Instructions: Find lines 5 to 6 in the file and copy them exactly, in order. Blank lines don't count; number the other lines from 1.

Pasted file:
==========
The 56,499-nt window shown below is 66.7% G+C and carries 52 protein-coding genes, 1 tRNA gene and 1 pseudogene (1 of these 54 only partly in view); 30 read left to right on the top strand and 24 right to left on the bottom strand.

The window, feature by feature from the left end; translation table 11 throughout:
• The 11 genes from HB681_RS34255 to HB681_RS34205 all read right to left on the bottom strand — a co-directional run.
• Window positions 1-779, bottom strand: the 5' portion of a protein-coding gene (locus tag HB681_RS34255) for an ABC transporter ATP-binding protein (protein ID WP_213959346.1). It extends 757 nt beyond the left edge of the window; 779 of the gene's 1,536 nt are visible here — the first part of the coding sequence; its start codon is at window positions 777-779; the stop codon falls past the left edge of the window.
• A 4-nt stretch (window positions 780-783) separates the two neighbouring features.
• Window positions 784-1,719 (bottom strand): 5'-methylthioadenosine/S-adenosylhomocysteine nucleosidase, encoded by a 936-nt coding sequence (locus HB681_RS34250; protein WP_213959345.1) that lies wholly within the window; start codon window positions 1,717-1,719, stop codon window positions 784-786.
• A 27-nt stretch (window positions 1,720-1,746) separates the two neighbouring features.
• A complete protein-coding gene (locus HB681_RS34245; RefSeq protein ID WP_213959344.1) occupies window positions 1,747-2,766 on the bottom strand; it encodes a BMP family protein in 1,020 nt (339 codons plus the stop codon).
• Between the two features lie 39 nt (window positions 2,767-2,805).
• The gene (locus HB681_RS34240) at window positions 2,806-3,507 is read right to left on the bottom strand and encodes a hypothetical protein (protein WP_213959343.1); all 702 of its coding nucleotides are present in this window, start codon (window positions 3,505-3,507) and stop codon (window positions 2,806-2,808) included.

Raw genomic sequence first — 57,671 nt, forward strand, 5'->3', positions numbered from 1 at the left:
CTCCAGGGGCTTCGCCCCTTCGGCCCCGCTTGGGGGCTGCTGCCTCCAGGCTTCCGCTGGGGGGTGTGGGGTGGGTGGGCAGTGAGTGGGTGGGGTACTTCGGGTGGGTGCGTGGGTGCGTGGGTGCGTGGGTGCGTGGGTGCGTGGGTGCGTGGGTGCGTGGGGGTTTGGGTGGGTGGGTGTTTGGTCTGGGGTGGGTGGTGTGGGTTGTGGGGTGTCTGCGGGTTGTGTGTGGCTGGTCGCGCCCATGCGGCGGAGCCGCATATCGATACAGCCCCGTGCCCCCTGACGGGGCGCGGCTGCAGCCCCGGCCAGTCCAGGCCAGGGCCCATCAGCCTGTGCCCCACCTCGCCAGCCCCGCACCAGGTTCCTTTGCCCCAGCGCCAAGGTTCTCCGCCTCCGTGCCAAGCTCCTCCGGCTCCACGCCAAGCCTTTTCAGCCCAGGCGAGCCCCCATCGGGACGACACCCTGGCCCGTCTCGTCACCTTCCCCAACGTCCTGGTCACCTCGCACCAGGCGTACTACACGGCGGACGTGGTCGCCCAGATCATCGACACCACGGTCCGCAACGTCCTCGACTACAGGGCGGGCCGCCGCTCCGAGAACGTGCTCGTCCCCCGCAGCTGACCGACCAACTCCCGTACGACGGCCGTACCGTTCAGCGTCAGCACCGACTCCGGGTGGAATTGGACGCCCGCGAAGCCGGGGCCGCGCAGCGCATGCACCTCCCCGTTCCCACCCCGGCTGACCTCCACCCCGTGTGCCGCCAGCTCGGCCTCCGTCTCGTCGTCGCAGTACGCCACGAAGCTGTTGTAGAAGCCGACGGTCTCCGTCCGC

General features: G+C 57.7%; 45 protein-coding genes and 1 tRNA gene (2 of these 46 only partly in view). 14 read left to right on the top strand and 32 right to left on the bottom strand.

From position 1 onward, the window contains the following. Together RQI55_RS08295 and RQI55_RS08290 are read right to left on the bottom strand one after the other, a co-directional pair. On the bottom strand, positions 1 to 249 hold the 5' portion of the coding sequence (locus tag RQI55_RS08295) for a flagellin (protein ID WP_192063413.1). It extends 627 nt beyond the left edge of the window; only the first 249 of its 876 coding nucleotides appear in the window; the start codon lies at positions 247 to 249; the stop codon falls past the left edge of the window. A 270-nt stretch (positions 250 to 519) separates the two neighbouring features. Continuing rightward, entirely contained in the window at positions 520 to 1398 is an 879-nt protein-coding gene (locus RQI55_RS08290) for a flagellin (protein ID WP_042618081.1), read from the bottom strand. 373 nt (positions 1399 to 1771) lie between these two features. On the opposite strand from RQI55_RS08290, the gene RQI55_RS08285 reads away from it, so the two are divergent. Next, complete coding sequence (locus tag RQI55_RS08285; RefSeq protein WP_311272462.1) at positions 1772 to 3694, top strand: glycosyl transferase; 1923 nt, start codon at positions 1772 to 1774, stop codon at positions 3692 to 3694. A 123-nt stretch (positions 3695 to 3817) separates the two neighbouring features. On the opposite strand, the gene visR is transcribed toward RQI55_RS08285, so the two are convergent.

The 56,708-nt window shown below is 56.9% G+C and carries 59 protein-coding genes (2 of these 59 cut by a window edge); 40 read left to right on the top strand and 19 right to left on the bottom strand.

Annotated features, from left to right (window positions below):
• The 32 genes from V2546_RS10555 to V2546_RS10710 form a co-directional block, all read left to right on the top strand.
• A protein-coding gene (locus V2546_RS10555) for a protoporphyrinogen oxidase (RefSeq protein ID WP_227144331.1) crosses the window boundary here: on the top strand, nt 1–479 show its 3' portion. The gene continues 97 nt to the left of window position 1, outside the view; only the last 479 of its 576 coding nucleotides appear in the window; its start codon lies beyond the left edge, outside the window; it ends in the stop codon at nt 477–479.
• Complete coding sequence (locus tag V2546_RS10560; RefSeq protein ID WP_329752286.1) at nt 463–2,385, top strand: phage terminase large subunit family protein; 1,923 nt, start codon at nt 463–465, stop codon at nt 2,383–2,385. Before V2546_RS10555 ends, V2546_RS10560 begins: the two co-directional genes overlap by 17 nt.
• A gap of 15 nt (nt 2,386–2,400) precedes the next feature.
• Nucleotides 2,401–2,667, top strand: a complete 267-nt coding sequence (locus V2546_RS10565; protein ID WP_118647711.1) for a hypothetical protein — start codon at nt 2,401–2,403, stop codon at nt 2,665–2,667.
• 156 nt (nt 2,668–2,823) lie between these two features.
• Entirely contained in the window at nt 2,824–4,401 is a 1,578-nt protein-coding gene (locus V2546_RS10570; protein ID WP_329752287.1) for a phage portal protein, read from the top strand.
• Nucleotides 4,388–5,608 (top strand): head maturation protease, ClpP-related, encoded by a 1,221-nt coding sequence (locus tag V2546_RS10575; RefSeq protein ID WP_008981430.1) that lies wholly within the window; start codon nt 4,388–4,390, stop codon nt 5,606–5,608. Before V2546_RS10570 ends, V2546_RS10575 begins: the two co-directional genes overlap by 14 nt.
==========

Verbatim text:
• A 4-nt stretch (window positions 780-783) separates the two neighbouring features.
• Window positions 784-1,719 (bottom strand): 5'-methylthioadenosine/S-adenosylhomocysteine nucleosidase, encoded by a 936-nt coding sequence (locus HB681_RS34250; protein WP_213959345.1) that lies wholly within the window; start codon window positions 1,717-1,719, stop codon window positions 784-786.